Polypharmacy Is Common in Psychiatry, But Is More Better?

A study of antidepressant and antipsychotic treatment effects showed there is an emphasis on “polypharmacy” in clinical practice, without much evidence of benefit and an increase in adverse effects. Swiss investigators reported these findings at the 23rd European College of Neuropsychopharmacology Congress.

“In our study, we found no advantages for ‘complex’ treatment approaches over conventional monotherapeutic approaches,” said senior investigator Hans H. Stassen, PhD, of University Hospital of Psychiatry in Zurich, Switzerland, in an interview during the meeting. “There appear to be no controlled studies showing the superiority of combinations of drugs over monotherapy. We looked at this because we have observed in clinical practice that response rates are less and side effects are greater. We believe that the issue of polypharmacy in psychiatric practice deserves more scientific attention.”

Treatment with antidepressants and antipsychotics, though effective, is unspecific in a number of ways, the study authors pointed out. For instance, agents that differ greatly in their biochemical and pharmacological actions can have virtually the same efficacy, patients with initial improvement often show incomplete response, and many patients are clinically refractory to all treatments. As a strategy for overcoming this unsatisfactory situation, polypharmaceutical approaches have gained favor in recent years. Today’s “standard” treatment regimens rely on various combinations of antidepressants, antipsychotics, mood stabilizers, anxiolytics, hypnotics, analgesics, antiparkinson drugs, cardiovascular agents, and other somatic treatments, the study authors noted.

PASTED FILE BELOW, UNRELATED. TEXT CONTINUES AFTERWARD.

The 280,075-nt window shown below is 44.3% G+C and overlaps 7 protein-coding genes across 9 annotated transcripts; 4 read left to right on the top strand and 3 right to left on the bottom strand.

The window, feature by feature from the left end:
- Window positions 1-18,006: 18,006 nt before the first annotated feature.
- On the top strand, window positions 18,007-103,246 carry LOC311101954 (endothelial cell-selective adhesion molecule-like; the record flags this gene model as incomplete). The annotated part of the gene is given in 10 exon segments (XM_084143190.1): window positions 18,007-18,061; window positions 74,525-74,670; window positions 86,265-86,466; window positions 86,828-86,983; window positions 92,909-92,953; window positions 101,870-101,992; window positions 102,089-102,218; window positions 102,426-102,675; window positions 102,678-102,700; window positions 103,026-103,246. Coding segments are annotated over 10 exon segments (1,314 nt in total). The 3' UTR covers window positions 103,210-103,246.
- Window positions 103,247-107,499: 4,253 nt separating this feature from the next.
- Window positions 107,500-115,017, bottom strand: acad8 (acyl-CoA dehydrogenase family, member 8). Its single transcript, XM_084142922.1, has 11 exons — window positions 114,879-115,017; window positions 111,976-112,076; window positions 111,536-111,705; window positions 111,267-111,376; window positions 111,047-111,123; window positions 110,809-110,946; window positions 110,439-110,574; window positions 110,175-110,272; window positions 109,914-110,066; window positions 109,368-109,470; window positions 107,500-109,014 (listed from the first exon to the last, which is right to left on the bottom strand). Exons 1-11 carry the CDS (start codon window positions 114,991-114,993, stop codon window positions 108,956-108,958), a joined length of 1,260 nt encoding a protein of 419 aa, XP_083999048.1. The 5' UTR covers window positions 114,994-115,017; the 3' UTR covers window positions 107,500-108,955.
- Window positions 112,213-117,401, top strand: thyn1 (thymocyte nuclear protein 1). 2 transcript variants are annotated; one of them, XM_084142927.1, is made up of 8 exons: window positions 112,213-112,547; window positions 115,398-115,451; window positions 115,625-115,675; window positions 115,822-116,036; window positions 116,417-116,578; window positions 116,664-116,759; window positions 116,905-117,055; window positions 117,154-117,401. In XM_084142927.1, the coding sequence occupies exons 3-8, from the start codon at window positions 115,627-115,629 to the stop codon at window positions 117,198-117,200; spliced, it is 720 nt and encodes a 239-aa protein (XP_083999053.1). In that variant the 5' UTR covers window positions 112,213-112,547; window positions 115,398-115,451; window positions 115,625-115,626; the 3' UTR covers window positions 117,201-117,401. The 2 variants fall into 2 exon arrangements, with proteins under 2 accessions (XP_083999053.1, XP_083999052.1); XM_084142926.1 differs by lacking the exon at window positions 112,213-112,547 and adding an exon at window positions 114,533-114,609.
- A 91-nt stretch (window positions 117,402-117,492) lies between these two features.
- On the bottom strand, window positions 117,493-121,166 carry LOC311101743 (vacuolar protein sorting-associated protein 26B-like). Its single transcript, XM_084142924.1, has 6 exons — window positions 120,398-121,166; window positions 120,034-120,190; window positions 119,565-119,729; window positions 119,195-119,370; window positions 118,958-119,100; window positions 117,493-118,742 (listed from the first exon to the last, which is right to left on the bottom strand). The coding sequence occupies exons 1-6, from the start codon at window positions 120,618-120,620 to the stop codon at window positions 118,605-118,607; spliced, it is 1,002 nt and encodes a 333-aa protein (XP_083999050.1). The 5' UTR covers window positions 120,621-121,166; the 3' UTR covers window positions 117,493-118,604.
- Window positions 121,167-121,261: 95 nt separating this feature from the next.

Reported by Caroline Helwick

Submitted by Anna

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